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Home / Reference /  La Rioja: Farms and Vineyards Along the Pilgrimage Route

La Rioja: Farms and Vineyards Along the Pilgrimage Route

- by Don Harris

I find my spirit renewed each time I wend my way along the valley of the great Río Ebro as it flows through La Rioja. It nourishes fertile valleys, rolling hills, vineyards and dense forests. I am sure that many of you have enjoyed some of the most celebrated wines of Spain which are the fruit of her soil. Centuries ago it was the natural gateway through Spain for the Romans on the way to their colony of Tarragona on the Mediterranean coast.

What I find most fascinating, however, is how this profoundly rural culture was transformed into an almost cosmopolitan repository of the European culture beginning in the early the Middle Ages. That is because both the Ebro River and also the ancient pilgrimage route to Santiago de Compostela, known as the Camino de Santiago, flow across these lands.

It it here that I continuously discover the essence of Spain as my wife Ruth and I wend our way through the villages and hamlets which were part of a vast network of spiritual and physical support. They were founded to serve the tens of thousands of pilgrims who streamed across La Rioja from all corners of Northern Europe and the Mediterranean basin, heading to Santiago de Compostela, hundreds of miles to the northwest.

They were all sorts and conditions of men – some were craftsmen, sculptors, architects, and we find it enjoyable to discover their artistry expressed in the work they contributed to local churches as they passed through the towns. The hospitals and monasteries also benefited. Interestingly enough, over the past thirty years or so there has been a great influx of modern pilgrims, once more bringing prosperity to the towns.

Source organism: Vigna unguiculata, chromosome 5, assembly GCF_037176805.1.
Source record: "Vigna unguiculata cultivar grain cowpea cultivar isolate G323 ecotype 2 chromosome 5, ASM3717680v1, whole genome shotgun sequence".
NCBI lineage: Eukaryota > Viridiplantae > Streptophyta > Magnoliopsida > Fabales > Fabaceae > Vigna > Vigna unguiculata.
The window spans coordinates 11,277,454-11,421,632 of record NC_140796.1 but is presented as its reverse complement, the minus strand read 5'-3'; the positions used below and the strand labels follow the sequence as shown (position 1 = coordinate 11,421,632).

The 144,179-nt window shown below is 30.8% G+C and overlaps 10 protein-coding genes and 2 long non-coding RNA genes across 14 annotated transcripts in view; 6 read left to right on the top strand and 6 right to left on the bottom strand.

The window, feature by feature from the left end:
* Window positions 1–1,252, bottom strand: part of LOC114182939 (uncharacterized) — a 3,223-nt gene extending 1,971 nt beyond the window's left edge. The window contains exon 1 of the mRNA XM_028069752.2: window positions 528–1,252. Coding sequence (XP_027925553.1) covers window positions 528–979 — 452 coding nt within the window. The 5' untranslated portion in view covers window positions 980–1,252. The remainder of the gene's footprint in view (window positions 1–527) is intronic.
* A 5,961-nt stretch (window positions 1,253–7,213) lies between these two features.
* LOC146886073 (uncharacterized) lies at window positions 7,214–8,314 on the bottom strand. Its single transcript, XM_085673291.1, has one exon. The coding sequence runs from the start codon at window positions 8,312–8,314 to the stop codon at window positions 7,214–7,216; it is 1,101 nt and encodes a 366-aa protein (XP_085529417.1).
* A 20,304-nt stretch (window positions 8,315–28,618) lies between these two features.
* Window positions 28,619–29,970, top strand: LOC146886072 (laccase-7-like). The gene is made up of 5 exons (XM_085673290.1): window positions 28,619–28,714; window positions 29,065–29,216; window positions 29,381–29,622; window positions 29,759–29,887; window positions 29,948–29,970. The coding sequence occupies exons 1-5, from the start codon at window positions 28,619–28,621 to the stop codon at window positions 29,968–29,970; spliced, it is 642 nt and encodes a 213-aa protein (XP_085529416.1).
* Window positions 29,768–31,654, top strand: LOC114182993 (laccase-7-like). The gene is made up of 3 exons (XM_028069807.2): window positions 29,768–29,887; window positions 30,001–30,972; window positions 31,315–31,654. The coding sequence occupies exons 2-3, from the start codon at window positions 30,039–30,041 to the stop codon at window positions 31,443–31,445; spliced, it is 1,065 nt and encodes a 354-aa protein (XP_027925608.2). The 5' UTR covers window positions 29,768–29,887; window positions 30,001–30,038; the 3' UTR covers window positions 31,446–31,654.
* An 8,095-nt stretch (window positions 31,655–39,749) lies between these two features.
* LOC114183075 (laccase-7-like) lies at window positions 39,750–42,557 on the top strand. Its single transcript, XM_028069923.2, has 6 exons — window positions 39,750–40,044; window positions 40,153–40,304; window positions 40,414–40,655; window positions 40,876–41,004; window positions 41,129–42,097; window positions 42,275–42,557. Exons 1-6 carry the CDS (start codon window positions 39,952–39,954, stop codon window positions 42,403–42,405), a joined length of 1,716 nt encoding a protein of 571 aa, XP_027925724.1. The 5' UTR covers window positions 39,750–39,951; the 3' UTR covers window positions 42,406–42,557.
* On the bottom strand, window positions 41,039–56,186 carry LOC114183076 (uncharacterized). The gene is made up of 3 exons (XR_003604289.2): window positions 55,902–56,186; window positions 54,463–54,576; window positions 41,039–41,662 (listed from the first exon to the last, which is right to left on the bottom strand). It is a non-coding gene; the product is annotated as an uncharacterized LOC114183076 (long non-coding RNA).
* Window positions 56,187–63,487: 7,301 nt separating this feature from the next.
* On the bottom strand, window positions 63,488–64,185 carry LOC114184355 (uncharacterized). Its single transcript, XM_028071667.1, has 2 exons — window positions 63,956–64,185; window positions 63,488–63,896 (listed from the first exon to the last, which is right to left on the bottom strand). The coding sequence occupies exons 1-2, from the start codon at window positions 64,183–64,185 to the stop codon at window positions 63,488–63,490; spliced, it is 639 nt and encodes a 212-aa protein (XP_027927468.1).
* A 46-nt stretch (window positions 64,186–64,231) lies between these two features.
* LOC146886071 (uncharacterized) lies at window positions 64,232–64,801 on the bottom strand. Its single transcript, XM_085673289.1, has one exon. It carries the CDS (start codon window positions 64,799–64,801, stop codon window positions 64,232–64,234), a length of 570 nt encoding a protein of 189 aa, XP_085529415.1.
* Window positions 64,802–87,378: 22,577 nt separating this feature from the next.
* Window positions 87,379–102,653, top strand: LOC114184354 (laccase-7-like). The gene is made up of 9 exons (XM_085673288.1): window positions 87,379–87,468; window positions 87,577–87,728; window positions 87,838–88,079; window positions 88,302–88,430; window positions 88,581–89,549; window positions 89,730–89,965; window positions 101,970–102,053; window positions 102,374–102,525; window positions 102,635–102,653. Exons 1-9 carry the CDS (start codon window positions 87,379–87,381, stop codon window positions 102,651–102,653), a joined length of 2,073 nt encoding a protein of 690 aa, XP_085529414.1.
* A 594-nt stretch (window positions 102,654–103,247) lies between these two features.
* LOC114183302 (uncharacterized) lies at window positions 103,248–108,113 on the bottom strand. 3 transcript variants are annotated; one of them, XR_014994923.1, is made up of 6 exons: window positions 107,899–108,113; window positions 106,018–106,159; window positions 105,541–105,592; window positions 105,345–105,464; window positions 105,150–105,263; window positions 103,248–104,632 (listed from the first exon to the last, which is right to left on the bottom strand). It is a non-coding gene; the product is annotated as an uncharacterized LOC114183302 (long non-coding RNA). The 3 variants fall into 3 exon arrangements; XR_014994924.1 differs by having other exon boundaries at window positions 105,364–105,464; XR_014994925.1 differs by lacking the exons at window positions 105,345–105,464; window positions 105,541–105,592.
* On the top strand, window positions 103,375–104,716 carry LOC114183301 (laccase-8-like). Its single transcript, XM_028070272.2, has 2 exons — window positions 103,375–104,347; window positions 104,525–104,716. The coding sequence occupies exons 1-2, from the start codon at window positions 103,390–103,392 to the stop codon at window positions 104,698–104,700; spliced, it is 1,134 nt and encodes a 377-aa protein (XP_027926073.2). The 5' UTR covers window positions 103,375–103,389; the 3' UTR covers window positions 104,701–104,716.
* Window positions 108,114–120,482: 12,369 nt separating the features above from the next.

We have been stopping by these villages for years: we have stayed in Logroño where St Francis of Assisi laid his head. There is even a statue of wolves that he calmed – thereby protecting the villagers. Nájera has a royal pantheon within Santa María la Rea, a church built into a cave where tradition hold that miracles occurred. I like the "Cloister de los Caballeros," because there are so many tombs of noblemen there. In many cases the carved reclining figure of the nobleman has a faithful dog sleeping at his feet.

I still have a snapshot of my eldest son Tim when he was about four years old walking with a herd of sheep led by a shepherd. They passed through town down one of the main streets. Tim now has two young boys of his own. It is quite a magical place.

Probably the most crucial town is Clavijo. All that remains is a castle overlooking the fertile valley from its dramatic location high on a hill. Here in this valley the legendary battle of Clavijo occurred in 844 AD. As the ferocious battle unfolded, St. James (Santiago) himself appeared in a white tunic, on a white horse. He bore a while flag emblazoned with a red cross and inspired the Christians to rout the Moors. King Romero in gratitude for the saint’s intervention vowed each year to bring to the site the first of the harvest from the fields and vineyards.

La Rioja cuisine is simple and straight foward, using lots of local vegetables: peppers, garlic, onions, artichokes, asparagus, lettuce, and various greens. We enjoy stopping by a local venta to savor some of their hearty stews which are often made with a base of fava beans. Some of the beans are incorporated in the stews before they have been completely dried. The result is that they are more receptive to absorb the flavor of ham, fowl, or especially Riojan chorizo, which is made in just about every mountain village.

My taste favors lamb stews. Probably lamb was especially incorporated in the diet during the domination of the Moors in centuries past. Pigs have always lived side by side with the Christian people of La Rioja, and ham has been a prominent part of their diet.

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